The pins are fragile enough to break after a couple of bending cycles, but in that there is no difference from normal DIP leads.

It saves a bit of space (especially with more than 2 layers) and some FR4, and won't destroy an IC socket like normal square pins would.
Ah - I didn't realize they were soldered to both sides. So that means you have to be sure to get the right size pin for your thickness of PCB. It does however mean that they'll have some strength - still a fraction of that that you'd get with a through hole pin, however.

I wonder how these are soldered in production environments... They can't be pick and placed - and they have to be soldered in with a jig of some sort to ensure proper pin spacing. Maybe there's some specialized tooling for them? I'd be really interested to hear.

As far as I can tell they actually use more board real estate than a through hole pin (the SMT pads are as big as a through hole pad and then they take up space on the side of the board where the actual pin sits) and force you to put them on the edge of the PCB - but the savings I suppose come from when you want to run tracks on the inner layers. I don't buy that they protect IC sockets as you can get pin headers with any size pins and even round pins.

I'm still having a lot of trouble figuring out why anybody would design these things in to a product. Seems like they add cost, reduce options, reduce strength, and make assembly more difficult. I supposed if you need the connectors to have a specific pitch, they allow you to make the PCB slightly smaller. But that's all I can really think of...
User avatar
By leon_heller
#64109
It comes down to cost. They are much cheaper than turned pins and can be assembled much quicker. Special tooling is needed, so they are only suitable for large-scale production.

Leon
By macegr
#64125
I posted a picture of them in the *other* thread about these. They come on a strip spaced 0.1" apart. Ours don't have a top strip, but many do, for even better alignment. If you push a strip of leads onto the edge of PCB, they clamp on and maintain alignment until you solder them. So production work does require a jig, but you would not have difficulty doing these by hand.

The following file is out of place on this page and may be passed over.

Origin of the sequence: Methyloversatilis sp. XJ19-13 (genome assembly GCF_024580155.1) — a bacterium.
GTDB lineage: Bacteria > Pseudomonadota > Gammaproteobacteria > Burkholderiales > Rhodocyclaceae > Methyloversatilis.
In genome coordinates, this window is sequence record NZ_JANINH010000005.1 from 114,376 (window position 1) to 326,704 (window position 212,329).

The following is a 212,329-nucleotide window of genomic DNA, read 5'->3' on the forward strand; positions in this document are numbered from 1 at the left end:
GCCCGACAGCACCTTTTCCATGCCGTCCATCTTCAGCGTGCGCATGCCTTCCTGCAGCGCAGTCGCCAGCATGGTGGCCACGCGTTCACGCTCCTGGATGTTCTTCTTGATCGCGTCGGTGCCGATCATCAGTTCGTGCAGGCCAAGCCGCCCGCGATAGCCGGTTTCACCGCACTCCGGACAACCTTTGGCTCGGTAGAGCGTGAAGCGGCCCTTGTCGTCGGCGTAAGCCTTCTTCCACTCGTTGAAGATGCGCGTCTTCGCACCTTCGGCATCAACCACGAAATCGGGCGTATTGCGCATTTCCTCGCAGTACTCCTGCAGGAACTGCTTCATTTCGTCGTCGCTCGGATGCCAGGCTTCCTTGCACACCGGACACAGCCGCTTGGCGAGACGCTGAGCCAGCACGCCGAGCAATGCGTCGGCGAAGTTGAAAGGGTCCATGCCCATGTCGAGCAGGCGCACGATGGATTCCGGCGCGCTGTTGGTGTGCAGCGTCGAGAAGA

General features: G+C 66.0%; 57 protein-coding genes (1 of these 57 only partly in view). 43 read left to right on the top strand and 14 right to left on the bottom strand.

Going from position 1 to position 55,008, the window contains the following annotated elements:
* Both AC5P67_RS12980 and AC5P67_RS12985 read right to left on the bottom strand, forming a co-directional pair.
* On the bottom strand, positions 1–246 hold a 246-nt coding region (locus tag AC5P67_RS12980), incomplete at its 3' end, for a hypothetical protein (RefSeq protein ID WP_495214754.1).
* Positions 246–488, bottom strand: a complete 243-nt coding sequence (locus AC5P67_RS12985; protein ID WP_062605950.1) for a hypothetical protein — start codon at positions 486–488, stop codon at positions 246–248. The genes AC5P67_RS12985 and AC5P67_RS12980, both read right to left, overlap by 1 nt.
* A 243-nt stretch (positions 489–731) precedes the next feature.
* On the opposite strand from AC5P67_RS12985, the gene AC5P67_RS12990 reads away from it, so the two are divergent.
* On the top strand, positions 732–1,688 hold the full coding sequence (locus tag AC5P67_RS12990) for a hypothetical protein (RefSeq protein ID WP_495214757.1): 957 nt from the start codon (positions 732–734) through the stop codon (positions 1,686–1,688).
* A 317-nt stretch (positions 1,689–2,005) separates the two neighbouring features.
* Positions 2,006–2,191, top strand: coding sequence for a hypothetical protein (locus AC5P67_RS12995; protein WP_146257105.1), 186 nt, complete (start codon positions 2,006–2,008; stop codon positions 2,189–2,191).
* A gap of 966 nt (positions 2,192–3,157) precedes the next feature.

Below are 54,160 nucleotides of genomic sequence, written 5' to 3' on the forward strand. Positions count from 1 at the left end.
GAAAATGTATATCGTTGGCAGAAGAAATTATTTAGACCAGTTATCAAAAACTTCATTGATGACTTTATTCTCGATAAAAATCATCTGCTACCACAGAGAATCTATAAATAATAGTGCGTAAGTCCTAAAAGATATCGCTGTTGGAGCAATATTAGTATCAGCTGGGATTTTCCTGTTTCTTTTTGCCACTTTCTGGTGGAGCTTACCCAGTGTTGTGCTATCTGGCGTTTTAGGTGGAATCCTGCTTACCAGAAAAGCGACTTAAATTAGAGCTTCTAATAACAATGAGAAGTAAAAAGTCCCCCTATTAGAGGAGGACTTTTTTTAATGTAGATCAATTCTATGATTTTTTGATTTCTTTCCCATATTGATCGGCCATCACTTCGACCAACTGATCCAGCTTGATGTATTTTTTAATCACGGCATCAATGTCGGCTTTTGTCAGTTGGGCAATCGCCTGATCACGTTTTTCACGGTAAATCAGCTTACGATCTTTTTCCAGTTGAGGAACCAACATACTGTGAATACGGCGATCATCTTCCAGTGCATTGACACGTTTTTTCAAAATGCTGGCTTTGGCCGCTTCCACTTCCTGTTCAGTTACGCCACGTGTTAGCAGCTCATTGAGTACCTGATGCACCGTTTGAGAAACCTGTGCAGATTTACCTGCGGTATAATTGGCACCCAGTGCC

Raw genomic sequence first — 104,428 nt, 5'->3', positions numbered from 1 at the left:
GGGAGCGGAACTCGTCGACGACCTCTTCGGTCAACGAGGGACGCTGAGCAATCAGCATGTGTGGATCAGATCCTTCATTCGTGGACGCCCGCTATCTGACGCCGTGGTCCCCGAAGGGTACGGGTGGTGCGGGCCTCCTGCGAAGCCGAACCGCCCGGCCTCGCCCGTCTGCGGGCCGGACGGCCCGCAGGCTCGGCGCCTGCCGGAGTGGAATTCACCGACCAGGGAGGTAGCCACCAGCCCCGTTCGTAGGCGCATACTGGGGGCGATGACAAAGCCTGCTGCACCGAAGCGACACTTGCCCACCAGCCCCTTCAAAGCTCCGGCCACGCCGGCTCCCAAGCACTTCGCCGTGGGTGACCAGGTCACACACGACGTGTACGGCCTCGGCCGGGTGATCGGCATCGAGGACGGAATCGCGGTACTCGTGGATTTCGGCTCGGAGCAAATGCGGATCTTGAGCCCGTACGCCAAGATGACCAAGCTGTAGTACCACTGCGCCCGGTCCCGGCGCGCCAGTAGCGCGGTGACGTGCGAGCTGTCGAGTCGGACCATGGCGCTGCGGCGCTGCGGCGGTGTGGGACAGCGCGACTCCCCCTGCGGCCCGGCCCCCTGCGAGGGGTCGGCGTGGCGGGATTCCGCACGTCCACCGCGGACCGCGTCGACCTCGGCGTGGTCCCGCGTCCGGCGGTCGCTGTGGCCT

Through-hole pins depend on solder fillets for axial strength, edge pins are mechanically reinforced with tabs. Therefore a through-hole pin requires a solder pad to extend out beyond the centerline of the pin, increasing the required width of .6" pitch DIP-compatible PCB to at least .7" or .8". A 25% increase in PCB area is significant over large production runs. I would not trust a square header pin soldered into a half-round castellation, all axial forces are now translated into twisting forces on the copper adhesive and the un-reinforced solder fillet which is only wetting one side of the pin.

So I think the edge clip pins do have some immediate advantages if you've committed to this type of design. But for occasional hobbyist use, it may not have enough of an advantage to justify the effort in locating a source, when normal 0.1" headers are so widespread.
By VStar650CL
#64131
If you can afford even a little overhang, you also might want to consider a gull-wing milled SIP like this:

http://www.mill-max.com/sockets/so_prod ... e=78AR.gif

With the body left in place and 20 pads per side, I doubt strength would be an issue.